One second, can you make sure that all the phone lines are muted. I am hearing some background noise and I just want to make sure that everyone can hear Marian clearly. Thank you.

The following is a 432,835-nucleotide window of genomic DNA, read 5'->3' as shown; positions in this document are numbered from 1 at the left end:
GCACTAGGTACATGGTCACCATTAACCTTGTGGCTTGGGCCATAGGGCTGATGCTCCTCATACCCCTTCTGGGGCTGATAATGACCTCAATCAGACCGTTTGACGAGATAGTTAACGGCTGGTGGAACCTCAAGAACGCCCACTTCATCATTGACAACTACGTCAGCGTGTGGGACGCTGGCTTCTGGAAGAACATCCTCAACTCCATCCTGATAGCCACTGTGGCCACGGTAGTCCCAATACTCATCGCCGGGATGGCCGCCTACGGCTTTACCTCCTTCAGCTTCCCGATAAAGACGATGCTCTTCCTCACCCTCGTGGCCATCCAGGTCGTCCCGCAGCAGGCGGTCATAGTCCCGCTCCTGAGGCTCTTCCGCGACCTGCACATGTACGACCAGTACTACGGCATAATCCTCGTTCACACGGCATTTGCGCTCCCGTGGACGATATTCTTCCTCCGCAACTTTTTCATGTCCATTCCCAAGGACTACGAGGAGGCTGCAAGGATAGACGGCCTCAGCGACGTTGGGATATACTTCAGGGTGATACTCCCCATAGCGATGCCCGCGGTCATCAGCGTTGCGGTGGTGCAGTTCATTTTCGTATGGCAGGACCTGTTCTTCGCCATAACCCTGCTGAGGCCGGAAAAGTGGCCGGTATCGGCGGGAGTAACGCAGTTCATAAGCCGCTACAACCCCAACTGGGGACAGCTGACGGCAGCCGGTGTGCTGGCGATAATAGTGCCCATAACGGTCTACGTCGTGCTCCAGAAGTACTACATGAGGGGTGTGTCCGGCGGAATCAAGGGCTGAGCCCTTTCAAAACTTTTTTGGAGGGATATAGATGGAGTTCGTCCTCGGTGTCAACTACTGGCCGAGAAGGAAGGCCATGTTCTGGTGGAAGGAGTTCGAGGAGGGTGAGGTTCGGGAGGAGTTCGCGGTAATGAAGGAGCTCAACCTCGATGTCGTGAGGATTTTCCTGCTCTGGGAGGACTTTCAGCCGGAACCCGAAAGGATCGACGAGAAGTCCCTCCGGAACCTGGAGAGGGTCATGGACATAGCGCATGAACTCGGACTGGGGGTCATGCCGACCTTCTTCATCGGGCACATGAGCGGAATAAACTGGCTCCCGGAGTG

Okay, thanks Peter. Examples of readily achievable barrier removal might be making sure that if they have a high check in counter that they now have a lower one and it can be, you know, part of the original check in counter or it can be a side area that gets dropped down. Widening doorways is an easier thing to do. Installing grab bars behind and inside the toilet or next to the tub or roll in shower. Installing a pool lift, and this is a huge issue for the hotel industry who is not necessarily very happy with the Department of Justice and their new requirements to install a pool lift at each of the pools that they may have. I was in a hotel yesterday that actually did not have but will be required to have five separate pool lifts because they had an indoor pool and spa, outdoor hot tub, a child pool and a regular swimming pool outside. So they would be required to install five independently operated pool lifts for each of the pools that they had on property. Many hotels are very upset that they are not able to use portable pool lifts because again the standard is that they must be independently operated. So it is not something that you can pull out when somebody wants to use the pool. You should be able to use the pool just like everyone else does which means that you show up at the pool, you are able to transfer in to the accessible pool lift independently operate it and lower yourself in to the pool and be able to get back out of the pool. Now again hotels are not required to lift you, so you must be able to independently transfer in to that pool lift. But some properties because it may not be readily achievable because of the expense might be able to show that a removal pool lift is readily achievable for them because of the cost. There is a Department of Justice pool fact sheet that can be found on the Department of Justice website that was recently developed and released to the public about two weeks ago. You will also be able to find it on ADAhospitality.org. We talked about exercise rooms. One of the things that can easily be done although for some facilities it might mean removing a few of the exercise equipments in order to make sure that there is path of travel to each of the types of equipment that an exercise room has in a place of lodging. So you need to be able to get to the exercise bike. You need to be able to get to the track, the separate exercise machine. Whatever the exercise machine is if they have got five different types of machines you need to be able to get with an accessible path of travel to all sides. In the next slide, we are talking about service animals and someone asked about service animals. Many of you are aware that there is a new regulation. It identifies that service animals are dogs only. With the exception for miniature horse. So with dogs only a hotel cannot turn away a service animal that is a trained service animal. And as you know a trained service animal does not need to be trained by a specific company or entity but it has to be trained to do specific features for a person with a disability. It could be mobility. It could be vision. It could be a seizure dog. It could be a hearing alert dog. So there is lots of different services that a dog may be able to perform for folks with different disabilities. We were asked earlier about the release areas being able to identify where the release area is. So that is something that I would encourage-- even if you are using a service and they will say yes, we have release areas, you might want to call the hotel itself and say, you know, I bring in my service animal. Can you describe the release area around its location to the hotel room that I am reserving and to the hotel in general. The hotel cannot ask you for a deposit for the service animal. Many hotels may say that we except pets but there is a $25 cleaning deposit and once we have determined that there is no need for the cleaning deposit we will rebate you the cleaning deposit. They cannot do that for a service animal. The next slide, some of the strategies for success. If you know exactly what you need, for example, you need a room close to the elevator, a room on the first floor if that exists, many hotels do not have rooms on the first floor, but some do. If you need a room a with an accessible tub, or a roll in shower or the specific communication features, know exactly what that means so that when you are making a reservation, whether you are doing it through third party or the hotel reservation system, you can articulate that effectively. As we talked about earlier you may want to call and talk to the specific property and not through the central reservation center to make sure you get local information, or it might be just location to other venues that you are really interested in going to, but it might be that you have very specific questions that the property itself may be the only one that can answer for you. The next slide talks about asking for what you may need. And it might be that if you have specific needs, your insulin needs to be refrigerated, asking for a refrigerator be placed in the room. Many times for those folks with mobility needs, furniture needs to be moved. A traditional room usually has too much furniture to allow many people using mobility devices to be able to move freely and access all the features, especially getting to the wands to open and close drapes. There is often too many pieces of furniture in the way. So having somebody from the hotel, the bell man or hotel staff come up with you to the room, maybe orient you to the room if you have a vision disability tell you where things are. If you need furniture moved or removed, to be able to use it, oftentimes one of the things that could be done is to have an extension on to the wand to make the drapery fully accessible. Rolling the shower head wand, a lot of times it is placed at the very top which makes it inaccessible for those in a seated position. Having that dropped down so that it rests extended and you will be able to reach it. Looking at seeing if the blankets and pillows are placed at a lower level. So that somebody from the seated position can use it. For folks with communication accessible rooms, making sure that the communication equipment is connected and you are oriented to how it is operated to make sure it is fully accessible to you. The next slide talks about the ADA national network''s hospitality initiative and it is ADAhospitality.org and it is a website dedicated to the lodging industry and restaurant industry. Talking about accessible features, talking about training and materials. There are brochures and fact sheets. There are regulations, the new 2010 standards and all the new regulations from the Department of Justice they are listed there. There is a training package that anyone can use for both the lodging and restaurant industry with all the talking features so that you can actually just download that, have a Power Point and work with your local properties and restaurants to be able to provide accessible training on the features of the requirement of the ADA customer service issues, to assure that guests and patrons with disabilities are treated in a fair and equitable manner. There is lots of resources for the hotel industry itself. I mentioned one of them which was the shower chair, the shower bench removable bench that is not a requirement but a recommendation for an accessible transfer bench. So these are a lot of resources that are available free on our website that you might find of interest. Lastly if you have any questions about this, I know that we are not going to be able to reach all of your issues and concerns, we encourage you to call and visit the ADA national network''s website which is a ADAta.org or visit the hospitality initiative which is www.ADAhospitality.org or call your local ADA regional center which is 1-800-949-4232, voice and TTY. Call the Department of Justice 1-800-514-0301 voice, and 1-800-514-0383 TTY or visit them at www.ADA.gov. And for a lot of the structural issues that we discussed to call the United States (US) Access Board which is 1-800-872-2253 voice, 800-993-2822 TTY, or visit them on the web at access-board.gov. And now-- Peter I will turn it back to you and see if we have more questions.